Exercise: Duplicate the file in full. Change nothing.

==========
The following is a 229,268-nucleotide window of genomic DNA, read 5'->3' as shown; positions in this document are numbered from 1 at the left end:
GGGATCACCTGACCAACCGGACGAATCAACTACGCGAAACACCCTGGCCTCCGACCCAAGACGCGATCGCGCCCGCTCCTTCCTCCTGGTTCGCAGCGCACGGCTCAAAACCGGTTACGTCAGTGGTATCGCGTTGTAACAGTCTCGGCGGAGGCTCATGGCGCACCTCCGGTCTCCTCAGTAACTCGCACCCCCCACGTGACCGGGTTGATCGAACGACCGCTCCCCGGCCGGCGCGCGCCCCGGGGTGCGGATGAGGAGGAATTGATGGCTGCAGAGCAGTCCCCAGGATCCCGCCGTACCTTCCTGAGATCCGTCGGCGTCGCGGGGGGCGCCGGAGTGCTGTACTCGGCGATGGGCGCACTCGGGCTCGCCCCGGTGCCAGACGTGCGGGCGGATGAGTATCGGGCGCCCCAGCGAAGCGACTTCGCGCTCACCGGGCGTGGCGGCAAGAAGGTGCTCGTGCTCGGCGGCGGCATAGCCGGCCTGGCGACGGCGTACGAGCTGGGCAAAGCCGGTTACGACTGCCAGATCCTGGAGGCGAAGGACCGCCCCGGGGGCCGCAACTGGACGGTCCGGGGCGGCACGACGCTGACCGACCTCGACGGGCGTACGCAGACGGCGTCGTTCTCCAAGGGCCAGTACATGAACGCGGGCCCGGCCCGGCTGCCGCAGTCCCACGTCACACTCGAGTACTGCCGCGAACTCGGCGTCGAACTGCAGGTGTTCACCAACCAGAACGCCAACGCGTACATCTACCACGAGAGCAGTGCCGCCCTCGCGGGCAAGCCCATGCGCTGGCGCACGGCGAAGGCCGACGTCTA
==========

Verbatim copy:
The following is a 229,268-nucleotide window of genomic DNA, read 5'->3' as shown; positions in this document are numbered from 1 at the left end:
GGGATCACCTGACCAACCGGACGAATCAACTACGCGAAACACCCTGGCCTCCGACCCAAGACGCGATCGCGCCCGCTCCTTCCTCCTGGTTCGCAGCGCACGGCTCAAAACCGGTTACGTCAGTGGTATCGCGTTGTAACAGTCTCGGCGGAGGCTCATGGCGCACCTCCGGTCTCCTCAGTAACTCGCACCCCCCACGTGACCGGGTTGATCGAACGACCGCTCCCCGGCCGGCGCGCGCCCCGGGGTGCGGATGAGGAGGAATTGATGGCTGCAGAGCAGTCCCCAGGATCCCGCCGTACCTTCCTGAGATCCGTCGGCGTCGCGGGGGGCGCCGGAGTGCTGTACTCGGCGATGGGCGCACTCGGGCTCGCCCCGGTGCCAGACGTGCGGGCGGATGAGTATCGGGCGCCCCAGCGAAGCGACTTCGCGCTCACCGGGCGTGGCGGCAAGAAGGTGCTCGTGCTCGGCGGCGGCATAGCCGGCCTGGCGACGGCGTACGAGCTGGGCAAAGCCGGTTACGACTGCCAGATCCTGGAGGCGAAGGACCGCCCCGGGGGCCGCAACTGGACGGTCCGGGGCGGCACGACGCTGACCGACCTCGACGGGCGTACGCAGACGGCGTCGTTCTCCAAGGGCCAGTACATGAACGCGGGCCCGGCCCGGCTGCCGCAGTCCCACGTCACACTCGAGTACTGCCGCGAACTCGGCGTCGAACTGCAGGTGTTCACCAACCAGAACGCCAACGCGTACATCTACCACGAGAGCAGTGCCGCCCTCGCGGGCAAGCCCATGCGCTGGCGCACGGCGAAGGCCGACGTCTA